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Thanks for posting the article. As usual when someone expresses their opinions I find I like some of them and others not so much. I can agree that the fugues by Shostakovich, Bartok, Mozart, Handel and Beethoven are worthy fugues (though I would not have picked Glenn Gould as performer for the Hammerklavier fugue). The Pachelbel is pleasant but not great (same for Buxtehude, despite him being Bach's idol) and the Wagner is a hot mess (intentionally). As usual there are great pieces that got left off the list (Liszt Sonata in B minor or Fugue on BACH for organ) and nothing by Franck. Frankly, if the Wagner is to be considered a great fugue how about the 5th movement of Mahler's Symphony #5 which is a polyphonic tour de force!?

I do like the inclusion of a bonus by Bach. The little fugue in g minor is a nice palette cleanser and demonstrates once and for all who was the master of the form, and it's far from the greatest fugue by Bach in g minor.

Youre welcome Steve--and I couldnt agree more about opinions!

(and heres mine FWIW:)

I've tried very hard to understand the allure of fugues-- hence this post-- with both composing them and listening to them. But I simply can't. While the somewhat complex technical know how to do it properly seems to be able to be learned, the sheer predictability of how they sound, for the most part, has worn me down, so much so that upon hearing one Im already ready to bail.

And the bar is set VERY high due to Bach, etc, whose sheer genius shines thru ALL of their music.(Which is why I guess I can listen longer to them..)

And in the kind of music I like they are almost simply non existent, or not recognizable!

I favor very short imitative phrases, not so blatantly exposed (as in the opening of many fugues), peppered throughout a piece and find these MUCH more effective, but of course this is just my opinion, and it seems Im in a HUGE minority here--

so--

WHAT is the allure of fugues? Is it the sense of accomplishment of having written one? The physical sound?Both?

Or something else Im totally missing?

Thanks Bob https://soundcloud.com/bob-morabito

What!? no Froberger? he wrote some excellent fugues:

https://www.youtube.com/watch?v=aC5logcaE0w

Back to you Bob,

You ask,

"WHAT is the allure of fugues? Is it the sense of accomplishment of having written one? The physical sound?Both?

Or something else Im totally missing?"

For me the allure is something that developed fairly early in life. I discovered the organ works of Bach in high school and those fugues were a revelation. In retrospect they're also among the most ambitious fugues Bach composed (with the exception of perhaps the most famous one, the D minor Toccata and Fugue). Ever since I've compared every fugue I've heard with that paradigm. If the comparison doesn't go well I don't consider them worthy fugues (Handel, wrote good but not great fugues). While this may be unfair to composers who preceded Bach, it's certainly valid for those who came after. There are many composers who came who've composed wonderful fugues. I've recently discovered Richard Atkinson's analysis on Youtube of the final movement of Mozart's Jupiter Symphony, it details the remarkable structure and craftsmanship of the movement.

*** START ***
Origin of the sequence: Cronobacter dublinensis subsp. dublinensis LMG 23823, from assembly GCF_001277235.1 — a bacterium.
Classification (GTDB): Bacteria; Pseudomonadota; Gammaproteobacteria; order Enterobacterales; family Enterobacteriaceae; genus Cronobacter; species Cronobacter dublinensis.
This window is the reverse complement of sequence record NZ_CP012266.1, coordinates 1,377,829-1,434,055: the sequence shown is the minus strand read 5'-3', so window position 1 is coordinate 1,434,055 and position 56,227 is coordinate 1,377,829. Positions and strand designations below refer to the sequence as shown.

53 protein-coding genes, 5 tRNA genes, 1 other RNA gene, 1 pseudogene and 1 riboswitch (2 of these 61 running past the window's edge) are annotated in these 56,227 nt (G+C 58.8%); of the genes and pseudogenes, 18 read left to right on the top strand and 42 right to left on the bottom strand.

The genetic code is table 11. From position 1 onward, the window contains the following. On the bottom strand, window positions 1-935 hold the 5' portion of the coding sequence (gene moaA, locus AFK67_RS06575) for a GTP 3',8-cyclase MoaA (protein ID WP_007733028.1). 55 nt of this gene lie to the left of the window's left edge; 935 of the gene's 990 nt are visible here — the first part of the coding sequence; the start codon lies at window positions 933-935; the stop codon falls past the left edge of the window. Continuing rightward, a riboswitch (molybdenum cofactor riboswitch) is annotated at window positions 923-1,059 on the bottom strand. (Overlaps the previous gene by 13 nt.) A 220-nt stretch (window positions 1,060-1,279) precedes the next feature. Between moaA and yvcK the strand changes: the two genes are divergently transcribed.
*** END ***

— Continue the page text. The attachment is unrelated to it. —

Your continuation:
Other composers have taken contrapuntal writing to further extremes. In my first response I mentioned Mahler. The finale to the 5th Symphony is awesome contrapuntal writing, but not a fugue.

I'm inclined to believe that people are either wired to enjoy fugues or not. If you're in the latter camp that's okay. If you hear the same music I hear as thrilling and find it repetitive and predictable that's how you respond to it. The adage "your mileage may vary" comes to mind. There's a composer Zoltan Goncz who found logic in the structure of the Contrapunctus XIV of the Art of Fugue and used it to complete the final quadruple fugue. It's worth hearing.

https://www.youtube.com/watch?v=gcRDfiRpuns

If the completion of this work is boring to you then all I can say is C'est la vie!

Thanks for sharing your thoughts Steve--

I'm inclined to believe that people are either wired to enjoy fugues or not. If you're in the latter camp that's okay. If you hear the same music I hear as thrilling and find it repetitive and predictable that's how you respond to it. 

Speaking only for myself, that repetitive and predictable quality is what really doesnt work for me..but there seems to be some people who really like fugues. And again thats more fine :)

For myself, in the area of music I most listen to, and compose music similar to, it really isnt something--not even the term itself--Ive heard in many many years.

And of all the different kinds of music I hear daily from forums, FB, SC, etc  it really seems almost in complete disuse, with the few examples heard all sharing that same "repetitive and predictable" quality previously mentioned. Its only recently on these forums, with most of the same small group of people, that composers seem to still sing its praises.

The adage "your mileage may vary" comes to mind.

Yep...couldnt have said it better..YMMV, and we all need to write the music, that speaks to us :)

Thanks for your reply Bob  https://soundcloud.com/bob-morabito

I think two great fugues are found in Clara Schumanns op 16 no 3 (where Clara uses the same thematic material for both the prelude and the fugue to great effect) and the finale of Hugo Alfvens second symphony (the movement is in it self a prelude and fugue where the fugal writing gets increasingly more complex as he goes along). These should not be missed, in my opinion.

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